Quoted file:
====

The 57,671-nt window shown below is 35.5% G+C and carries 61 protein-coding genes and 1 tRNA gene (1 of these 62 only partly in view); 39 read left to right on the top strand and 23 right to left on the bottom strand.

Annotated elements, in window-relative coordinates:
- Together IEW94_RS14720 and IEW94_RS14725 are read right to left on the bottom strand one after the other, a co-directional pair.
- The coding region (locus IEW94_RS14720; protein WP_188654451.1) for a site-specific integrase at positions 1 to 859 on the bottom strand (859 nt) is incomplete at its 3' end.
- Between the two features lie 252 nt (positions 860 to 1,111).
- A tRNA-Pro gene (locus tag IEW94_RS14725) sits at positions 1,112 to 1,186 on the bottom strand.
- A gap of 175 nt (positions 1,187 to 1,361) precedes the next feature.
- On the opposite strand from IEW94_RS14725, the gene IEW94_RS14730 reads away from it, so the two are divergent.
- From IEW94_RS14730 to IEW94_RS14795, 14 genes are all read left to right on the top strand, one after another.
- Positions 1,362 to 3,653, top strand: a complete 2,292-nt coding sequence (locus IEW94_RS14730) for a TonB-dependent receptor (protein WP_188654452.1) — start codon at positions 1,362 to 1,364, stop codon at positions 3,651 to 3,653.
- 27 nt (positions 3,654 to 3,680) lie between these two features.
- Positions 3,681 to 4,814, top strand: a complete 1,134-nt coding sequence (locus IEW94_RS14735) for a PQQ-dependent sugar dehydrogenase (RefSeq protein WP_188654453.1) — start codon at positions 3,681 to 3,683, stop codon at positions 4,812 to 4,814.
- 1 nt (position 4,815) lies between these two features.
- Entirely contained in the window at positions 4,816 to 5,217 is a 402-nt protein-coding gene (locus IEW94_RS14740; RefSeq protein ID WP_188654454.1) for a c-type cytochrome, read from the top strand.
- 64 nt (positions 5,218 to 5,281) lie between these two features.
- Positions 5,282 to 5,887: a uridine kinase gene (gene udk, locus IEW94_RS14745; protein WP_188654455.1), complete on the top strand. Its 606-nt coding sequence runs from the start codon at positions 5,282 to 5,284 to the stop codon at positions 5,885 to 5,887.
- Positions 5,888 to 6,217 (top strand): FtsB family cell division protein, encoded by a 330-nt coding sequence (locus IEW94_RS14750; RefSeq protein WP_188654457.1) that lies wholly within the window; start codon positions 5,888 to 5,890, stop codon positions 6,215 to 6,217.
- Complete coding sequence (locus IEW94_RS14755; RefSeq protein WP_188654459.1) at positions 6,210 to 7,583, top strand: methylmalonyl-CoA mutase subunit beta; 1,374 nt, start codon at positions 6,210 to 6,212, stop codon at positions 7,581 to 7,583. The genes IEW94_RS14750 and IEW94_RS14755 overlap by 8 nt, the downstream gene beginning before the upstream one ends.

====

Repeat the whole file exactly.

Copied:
The 57,671-nt window shown below is 35.5% G+C and carries 61 protein-coding genes and 1 tRNA gene (1 of these 62 only partly in view); 39 read left to right on the top strand and 23 right to left on the bottom strand.

Annotated elements, in window-relative coordinates:
- Together IEW94_RS14720 and IEW94_RS14725 are read right to left on the bottom strand one after the other, a co-directional pair.
- The coding region (locus IEW94_RS14720; protein WP_188654451.1) for a site-specific integrase at positions 1 to 859 on the bottom strand (859 nt) is incomplete at its 3' end.
- Between the two features lie 252 nt (positions 860 to 1,111).
- A tRNA-Pro gene (locus tag IEW94_RS14725) sits at positions 1,112 to 1,186 on the bottom strand.
- A gap of 175 nt (positions 1,187 to 1,361) precedes the next feature.
- On the opposite strand from IEW94_RS14725, the gene IEW94_RS14730 reads away from it, so the two are divergent.
- From IEW94_RS14730 to IEW94_RS14795, 14 genes are all read left to right on the top strand, one after another.
- Positions 1,362 to 3,653, top strand: a complete 2,292-nt coding sequence (locus IEW94_RS14730) for a TonB-dependent receptor (protein WP_188654452.1) — start codon at positions 1,362 to 1,364, stop codon at positions 3,651 to 3,653.
- 27 nt (positions 3,654 to 3,680) lie between these two features.
- Positions 3,681 to 4,814, top strand: a complete 1,134-nt coding sequence (locus IEW94_RS14735) for a PQQ-dependent sugar dehydrogenase (RefSeq protein WP_188654453.1) — start codon at positions 3,681 to 3,683, stop codon at positions 4,812 to 4,814.
- 1 nt (position 4,815) lies between these two features.
- Entirely contained in the window at positions 4,816 to 5,217 is a 402-nt protein-coding gene (locus IEW94_RS14740; RefSeq protein ID WP_188654454.1) for a c-type cytochrome, read from the top strand.
- 64 nt (positions 5,218 to 5,281) lie between these two features.
- Positions 5,282 to 5,887: a uridine kinase gene (gene udk, locus IEW94_RS14745; protein WP_188654455.1), complete on the top strand. Its 606-nt coding sequence runs from the start codon at positions 5,282 to 5,284 to the stop codon at positions 5,885 to 5,887.
- Positions 5,888 to 6,217 (top strand): FtsB family cell division protein, encoded by a 330-nt coding sequence (locus IEW94_RS14750; RefSeq protein WP_188654457.1) that lies wholly within the window; start codon positions 5,888 to 5,890, stop codon positions 6,215 to 6,217.
- Complete coding sequence (locus IEW94_RS14755; RefSeq protein WP_188654459.1) at positions 6,210 to 7,583, top strand: methylmalonyl-CoA mutase subunit beta; 1,374 nt, start codon at positions 6,210 to 6,212, stop codon at positions 7,581 to 7,583. The genes IEW94_RS14750 and IEW94_RS14755 overlap by 8 nt, the downstream gene beginning before the upstream one ends.